requiring another layer of 
temporary storage.

In comparison with 
regular conditional compilation ('#if'), the difference here is that you do not get the code
that is specific to other variants. One consequence it that you can't make a set of builds,
one per variant, all from the current source code; in some settings that is a disadvantage.
Also the programmer can't so easily see how the change they are 
making to common code may affect the other variants. I suppose the section markers would still
be present, so the programmer
 can see whether she is making changes inside or outside the 
variant-specific sections. That's an improvement over regular branching.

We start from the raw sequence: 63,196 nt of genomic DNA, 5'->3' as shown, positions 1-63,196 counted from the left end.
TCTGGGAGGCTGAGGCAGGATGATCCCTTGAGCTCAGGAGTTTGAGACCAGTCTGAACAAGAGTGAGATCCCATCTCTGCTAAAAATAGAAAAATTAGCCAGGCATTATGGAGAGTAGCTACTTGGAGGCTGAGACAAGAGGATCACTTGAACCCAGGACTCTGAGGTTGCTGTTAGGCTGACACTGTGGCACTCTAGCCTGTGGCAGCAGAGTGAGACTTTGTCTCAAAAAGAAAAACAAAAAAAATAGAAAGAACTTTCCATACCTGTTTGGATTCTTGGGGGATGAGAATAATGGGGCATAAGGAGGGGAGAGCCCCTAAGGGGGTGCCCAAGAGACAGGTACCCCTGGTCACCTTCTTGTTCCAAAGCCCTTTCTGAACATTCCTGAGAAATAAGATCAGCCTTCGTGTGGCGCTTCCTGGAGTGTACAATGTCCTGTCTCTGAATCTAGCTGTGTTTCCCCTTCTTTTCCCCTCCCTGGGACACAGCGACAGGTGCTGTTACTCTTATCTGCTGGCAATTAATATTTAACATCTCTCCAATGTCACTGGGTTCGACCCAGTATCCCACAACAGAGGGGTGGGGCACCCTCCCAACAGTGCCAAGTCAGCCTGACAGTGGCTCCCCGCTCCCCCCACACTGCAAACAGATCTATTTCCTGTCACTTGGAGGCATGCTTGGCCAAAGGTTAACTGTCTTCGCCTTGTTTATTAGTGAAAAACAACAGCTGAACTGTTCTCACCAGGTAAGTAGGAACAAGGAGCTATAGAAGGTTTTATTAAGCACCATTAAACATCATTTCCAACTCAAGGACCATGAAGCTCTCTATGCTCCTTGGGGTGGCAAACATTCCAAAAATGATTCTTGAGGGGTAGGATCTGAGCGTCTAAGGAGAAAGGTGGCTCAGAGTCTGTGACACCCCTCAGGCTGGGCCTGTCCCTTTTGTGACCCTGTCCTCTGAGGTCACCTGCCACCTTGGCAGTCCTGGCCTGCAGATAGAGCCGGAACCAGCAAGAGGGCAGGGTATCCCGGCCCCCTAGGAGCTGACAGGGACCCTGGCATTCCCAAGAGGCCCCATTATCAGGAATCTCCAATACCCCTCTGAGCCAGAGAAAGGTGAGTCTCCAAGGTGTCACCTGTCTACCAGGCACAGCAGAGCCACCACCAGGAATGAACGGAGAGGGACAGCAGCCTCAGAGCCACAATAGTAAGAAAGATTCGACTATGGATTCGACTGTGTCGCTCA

The developer also has the option of getting a "complete" checkout, but then that is not buildable
so it's of limited use. But why not make this "complete" checkout be exactly defined by "#if"
(or similar) parseable mark-up so that it can used to build one or many variants? Start thinking
that way, and then the "single variant" checkout becomes more like a post-processing on the
conditional compilation.

You sound unhappy with the mechanism and/or interface that Visual Studio provides for managing
conditional compilation with '#if', describing it as "flaky". I don't really know what you
mean by that. Is there something inherently wrong with that model of conditional compilation?
What is the essence of the problem and what is needed for a better solution? Or is it just
a poor implementation? (One useful thing is if you can grey-out or hide the code for other
variants because it's not interesting most of the time. Some  source code editors or IDEs
will do that automatically for non-active #if clauses.)

What about editing and committing changes and merging fixes into multiple variants? How exactly